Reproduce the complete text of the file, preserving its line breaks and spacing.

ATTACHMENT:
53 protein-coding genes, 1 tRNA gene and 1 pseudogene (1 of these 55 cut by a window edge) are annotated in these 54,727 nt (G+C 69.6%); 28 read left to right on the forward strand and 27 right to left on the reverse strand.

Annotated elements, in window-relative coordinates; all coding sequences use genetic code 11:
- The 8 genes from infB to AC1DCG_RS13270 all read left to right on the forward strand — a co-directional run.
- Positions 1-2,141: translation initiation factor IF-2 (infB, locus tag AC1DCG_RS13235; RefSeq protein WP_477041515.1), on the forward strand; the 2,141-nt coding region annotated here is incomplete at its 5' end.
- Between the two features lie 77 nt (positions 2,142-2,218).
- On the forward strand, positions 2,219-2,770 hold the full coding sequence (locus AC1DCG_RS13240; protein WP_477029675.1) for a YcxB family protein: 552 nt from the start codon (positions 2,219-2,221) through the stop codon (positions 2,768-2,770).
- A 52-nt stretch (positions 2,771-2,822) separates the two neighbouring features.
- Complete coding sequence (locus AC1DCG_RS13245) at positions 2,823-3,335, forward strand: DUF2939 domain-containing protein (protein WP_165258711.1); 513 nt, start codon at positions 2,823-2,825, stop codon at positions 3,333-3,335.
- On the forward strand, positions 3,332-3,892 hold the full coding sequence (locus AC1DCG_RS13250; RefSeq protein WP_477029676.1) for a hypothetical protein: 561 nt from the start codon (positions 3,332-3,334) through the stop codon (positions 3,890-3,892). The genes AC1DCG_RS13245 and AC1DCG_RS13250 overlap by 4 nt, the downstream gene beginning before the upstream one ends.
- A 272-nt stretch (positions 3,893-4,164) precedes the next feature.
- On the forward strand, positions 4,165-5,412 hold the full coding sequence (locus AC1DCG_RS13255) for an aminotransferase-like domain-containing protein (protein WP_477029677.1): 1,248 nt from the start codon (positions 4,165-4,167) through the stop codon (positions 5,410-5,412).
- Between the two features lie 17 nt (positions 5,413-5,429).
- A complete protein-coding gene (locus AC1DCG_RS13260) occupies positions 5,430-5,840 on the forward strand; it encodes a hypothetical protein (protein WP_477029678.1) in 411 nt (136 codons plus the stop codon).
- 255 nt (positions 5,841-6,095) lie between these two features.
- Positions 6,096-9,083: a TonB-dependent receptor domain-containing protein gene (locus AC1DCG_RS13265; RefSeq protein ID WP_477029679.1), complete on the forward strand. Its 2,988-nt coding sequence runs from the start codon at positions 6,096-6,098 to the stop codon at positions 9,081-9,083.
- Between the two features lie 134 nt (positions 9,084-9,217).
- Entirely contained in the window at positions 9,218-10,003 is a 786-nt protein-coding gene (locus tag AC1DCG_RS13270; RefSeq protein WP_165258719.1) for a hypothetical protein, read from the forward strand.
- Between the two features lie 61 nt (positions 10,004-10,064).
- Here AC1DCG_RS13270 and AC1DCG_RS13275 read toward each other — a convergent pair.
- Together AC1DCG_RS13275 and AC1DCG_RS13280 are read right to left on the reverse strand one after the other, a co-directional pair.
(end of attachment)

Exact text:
53 protein-coding genes, 1 tRNA gene and 1 pseudogene (1 of these 55 cut by a window edge) are annotated in these 54,727 nt (G+C 69.6%); 28 read left to right on the forward strand and 27 right to left on the reverse strand.

Annotated elements, in window-relative coordinates; all coding sequences use genetic code 11:
- The 8 genes from infB to AC1DCG_RS13270 all read left to right on the forward strand — a co-directional run.
- Positions 1-2,141: translation initiation factor IF-2 (infB, locus tag AC1DCG_RS13235; RefSeq protein WP_477041515.1), on the forward strand; the 2,141-nt coding region annotated here is incomplete at its 5' end.
- Between the two features lie 77 nt (positions 2,142-2,218).
- On the forward strand, positions 2,219-2,770 hold the full coding sequence (locus AC1DCG_RS13240; protein WP_477029675.1) for a YcxB family protein: 552 nt from the start codon (positions 2,219-2,221) through the stop codon (positions 2,768-2,770).
- A 52-nt stretch (positions 2,771-2,822) separates the two neighbouring features.
- Complete coding sequence (locus AC1DCG_RS13245) at positions 2,823-3,335, forward strand: DUF2939 domain-containing protein (protein WP_165258711.1); 513 nt, start codon at positions 2,823-2,825, stop codon at positions 3,333-3,335.
- On the forward strand, positions 3,332-3,892 hold the full coding sequence (locus AC1DCG_RS13250; RefSeq protein WP_477029676.1) for a hypothetical protein: 561 nt from the start codon (positions 3,332-3,334) through the stop codon (positions 3,890-3,892). The genes AC1DCG_RS13245 and AC1DCG_RS13250 overlap by 4 nt, the downstream gene beginning before the upstream one ends.
- A 272-nt stretch (positions 3,893-4,164) precedes the next feature.
- On the forward strand, positions 4,165-5,412 hold the full coding sequence (locus AC1DCG_RS13255) for an aminotransferase-like domain-containing protein (protein WP_477029677.1): 1,248 nt from the start codon (positions 4,165-4,167) through the stop codon (positions 5,410-5,412).
- Between the two features lie 17 nt (positions 5,413-5,429).
- A complete protein-coding gene (locus AC1DCG_RS13260) occupies positions 5,430-5,840 on the forward strand; it encodes a hypothetical protein (protein WP_477029678.1) in 411 nt (136 codons plus the stop codon).
- 255 nt (positions 5,841-6,095) lie between these two features.
- Positions 6,096-9,083: a TonB-dependent receptor domain-containing protein gene (locus AC1DCG_RS13265; RefSeq protein ID WP_477029679.1), complete on the forward strand. Its 2,988-nt coding sequence runs from the start codon at positions 6,096-6,098 to the stop codon at positions 9,081-9,083.
- Between the two features lie 134 nt (positions 9,084-9,217).
- Entirely contained in the window at positions 9,218-10,003 is a 786-nt protein-coding gene (locus tag AC1DCG_RS13270; RefSeq protein WP_165258719.1) for a hypothetical protein, read from the forward strand.
- Between the two features lie 61 nt (positions 10,004-10,064).
- Here AC1DCG_RS13270 and AC1DCG_RS13275 read toward each other — a convergent pair.
- Together AC1DCG_RS13275 and AC1DCG_RS13280 are read right to left on the reverse strand one after the other, a co-directional pair.